Date of Award

8-8-2017

Degree Type

Dissertation

Degree Name

Doctor of Philosophy (PhD)

Department

Psychology

First Advisor

Sarah F. Brosnan

Second Advisor

David A. Washburn

Third Advisor

Michael J. Beran

Fourth Advisor

Heather Kleider-Offutt

Abstract

Species vary in the ease with which they can solve apparently similar problems. For instance, problems will be interpreted differently by different species due to differences such as how they process the world or their ecology. The latter is the focus of the ecological approach to cognition, which posits that ecology influences decision-making such that each species performs better on tasks that are naturally relevant to them. In a previous work, my colleagues and I compared the performance of cleaner fish and nonhuman primates, which differ substantially in brain size and ecology, on a dichotomous choice task derived from the cleaner fish ecology. In the task, subjects chose between two different plates, each containing a same food; if they chose the food from plate A, they could then choose the food from plate B as well, whereas if they chose B first, A was no longer available. Fish were better than primates at solving this task, emphasizing the role of ecology in shaping one species’ decision-making. For my dissertation project, I explored possible explanations for the primates’ poor performance in the task. In a first series of studies, I investigated the possibility that species differed in the task because of differences in the capacity to recognize the relevant cues (i.e. the plate design), to solve it. I thus repeated the task with fish and nonhuman primates, using variations designed to be more salient to primates. In a first experiment, the foods were different colors, whereas in a second experiment, they were hidden to avoid the prepotent response. In a second series of studies, I tested monkeys in a computerized paradigm that differed from the plate task by removing interaction with the human experimenter, which may be distracting, and providing a more standardized testing environment. Finally, in a last study, I investigated one possible cognitive limitation to the primates in the plate task, the failure to use backwards induction to solve it. These studies allowed me to investigate the role of ecology in species’ decision-making, a perspective that is often neglected in studies of cognition.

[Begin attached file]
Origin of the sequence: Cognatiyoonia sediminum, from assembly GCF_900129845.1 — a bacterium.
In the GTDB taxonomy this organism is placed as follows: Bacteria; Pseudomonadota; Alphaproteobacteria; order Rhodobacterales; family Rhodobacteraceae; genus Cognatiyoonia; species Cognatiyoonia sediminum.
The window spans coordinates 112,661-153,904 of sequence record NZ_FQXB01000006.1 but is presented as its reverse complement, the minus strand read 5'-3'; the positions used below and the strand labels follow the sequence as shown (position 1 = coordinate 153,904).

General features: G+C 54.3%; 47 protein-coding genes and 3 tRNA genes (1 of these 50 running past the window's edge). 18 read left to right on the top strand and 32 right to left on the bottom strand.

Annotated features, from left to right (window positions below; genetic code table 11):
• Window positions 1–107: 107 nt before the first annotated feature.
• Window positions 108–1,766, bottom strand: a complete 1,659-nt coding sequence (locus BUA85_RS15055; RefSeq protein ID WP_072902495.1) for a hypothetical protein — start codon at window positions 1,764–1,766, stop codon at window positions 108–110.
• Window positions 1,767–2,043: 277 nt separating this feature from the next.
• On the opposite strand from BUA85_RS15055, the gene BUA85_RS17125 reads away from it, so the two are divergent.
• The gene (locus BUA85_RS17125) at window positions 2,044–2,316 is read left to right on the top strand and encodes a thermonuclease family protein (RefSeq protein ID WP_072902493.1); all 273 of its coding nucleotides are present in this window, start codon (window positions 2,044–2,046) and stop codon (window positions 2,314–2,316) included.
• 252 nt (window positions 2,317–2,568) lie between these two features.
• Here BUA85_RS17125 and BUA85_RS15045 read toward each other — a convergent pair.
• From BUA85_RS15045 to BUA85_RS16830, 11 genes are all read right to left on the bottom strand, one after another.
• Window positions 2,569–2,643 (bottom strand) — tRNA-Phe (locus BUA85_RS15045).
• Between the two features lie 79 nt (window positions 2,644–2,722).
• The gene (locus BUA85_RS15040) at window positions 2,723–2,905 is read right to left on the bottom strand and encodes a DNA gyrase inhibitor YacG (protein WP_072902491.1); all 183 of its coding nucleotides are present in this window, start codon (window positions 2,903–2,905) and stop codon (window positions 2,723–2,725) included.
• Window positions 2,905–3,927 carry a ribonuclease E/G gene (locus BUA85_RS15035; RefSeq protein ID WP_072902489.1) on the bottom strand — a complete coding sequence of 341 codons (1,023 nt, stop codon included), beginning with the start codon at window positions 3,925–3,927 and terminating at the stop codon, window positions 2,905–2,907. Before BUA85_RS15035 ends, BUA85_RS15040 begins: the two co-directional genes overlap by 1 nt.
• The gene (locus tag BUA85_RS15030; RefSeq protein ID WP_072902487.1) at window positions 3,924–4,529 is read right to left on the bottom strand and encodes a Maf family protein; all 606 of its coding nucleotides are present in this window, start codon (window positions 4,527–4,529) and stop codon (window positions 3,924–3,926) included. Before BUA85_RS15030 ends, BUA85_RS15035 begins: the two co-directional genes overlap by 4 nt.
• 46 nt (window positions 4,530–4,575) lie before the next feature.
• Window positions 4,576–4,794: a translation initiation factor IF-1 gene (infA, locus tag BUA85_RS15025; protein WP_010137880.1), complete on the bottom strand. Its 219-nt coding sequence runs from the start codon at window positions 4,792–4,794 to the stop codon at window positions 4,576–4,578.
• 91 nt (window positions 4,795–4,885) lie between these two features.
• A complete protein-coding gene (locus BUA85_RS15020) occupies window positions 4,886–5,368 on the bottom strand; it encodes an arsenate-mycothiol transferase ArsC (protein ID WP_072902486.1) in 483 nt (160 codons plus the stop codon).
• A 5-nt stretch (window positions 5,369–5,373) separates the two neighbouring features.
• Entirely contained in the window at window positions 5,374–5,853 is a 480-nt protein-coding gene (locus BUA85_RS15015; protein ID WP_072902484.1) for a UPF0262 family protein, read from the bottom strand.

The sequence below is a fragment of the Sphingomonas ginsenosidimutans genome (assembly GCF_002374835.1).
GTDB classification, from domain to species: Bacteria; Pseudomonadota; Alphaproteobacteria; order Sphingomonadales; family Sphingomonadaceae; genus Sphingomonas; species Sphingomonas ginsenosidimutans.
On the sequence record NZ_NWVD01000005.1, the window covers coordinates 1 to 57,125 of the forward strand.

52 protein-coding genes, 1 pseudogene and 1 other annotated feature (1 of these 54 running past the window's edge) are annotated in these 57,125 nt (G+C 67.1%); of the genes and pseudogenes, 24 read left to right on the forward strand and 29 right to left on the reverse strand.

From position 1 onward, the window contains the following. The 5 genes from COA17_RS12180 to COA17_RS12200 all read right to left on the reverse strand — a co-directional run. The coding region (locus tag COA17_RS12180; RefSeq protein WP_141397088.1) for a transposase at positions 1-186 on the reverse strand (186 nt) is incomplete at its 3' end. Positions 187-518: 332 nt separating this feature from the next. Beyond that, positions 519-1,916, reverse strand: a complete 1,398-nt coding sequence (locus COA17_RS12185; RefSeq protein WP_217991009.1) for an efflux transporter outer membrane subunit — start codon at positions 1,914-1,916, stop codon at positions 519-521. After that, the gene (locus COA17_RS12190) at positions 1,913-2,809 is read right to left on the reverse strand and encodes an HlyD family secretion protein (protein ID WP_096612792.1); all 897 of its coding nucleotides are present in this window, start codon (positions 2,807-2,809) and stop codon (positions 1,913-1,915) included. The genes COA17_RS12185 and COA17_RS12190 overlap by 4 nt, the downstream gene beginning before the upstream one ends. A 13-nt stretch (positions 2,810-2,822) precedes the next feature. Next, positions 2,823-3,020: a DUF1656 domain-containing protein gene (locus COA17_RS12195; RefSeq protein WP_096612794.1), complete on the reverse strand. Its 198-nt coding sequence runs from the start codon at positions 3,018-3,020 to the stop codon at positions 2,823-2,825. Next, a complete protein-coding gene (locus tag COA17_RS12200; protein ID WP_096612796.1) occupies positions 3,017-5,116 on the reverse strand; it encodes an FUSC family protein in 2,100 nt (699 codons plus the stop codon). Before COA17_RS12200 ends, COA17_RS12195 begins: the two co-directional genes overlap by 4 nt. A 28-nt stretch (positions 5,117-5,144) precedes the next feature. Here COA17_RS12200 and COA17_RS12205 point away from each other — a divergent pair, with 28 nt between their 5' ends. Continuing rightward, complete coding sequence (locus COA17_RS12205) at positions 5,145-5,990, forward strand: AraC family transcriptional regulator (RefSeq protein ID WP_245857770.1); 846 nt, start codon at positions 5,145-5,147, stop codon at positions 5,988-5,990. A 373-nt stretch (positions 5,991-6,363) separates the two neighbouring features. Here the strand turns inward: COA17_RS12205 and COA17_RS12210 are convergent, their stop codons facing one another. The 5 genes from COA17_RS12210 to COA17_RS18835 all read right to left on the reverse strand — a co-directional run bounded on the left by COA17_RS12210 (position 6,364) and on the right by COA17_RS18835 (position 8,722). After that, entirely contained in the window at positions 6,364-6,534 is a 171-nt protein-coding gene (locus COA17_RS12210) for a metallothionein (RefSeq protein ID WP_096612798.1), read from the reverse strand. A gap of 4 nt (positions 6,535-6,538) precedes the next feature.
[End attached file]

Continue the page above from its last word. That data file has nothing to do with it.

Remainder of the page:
Available for download on Sunday, July 22, 2018

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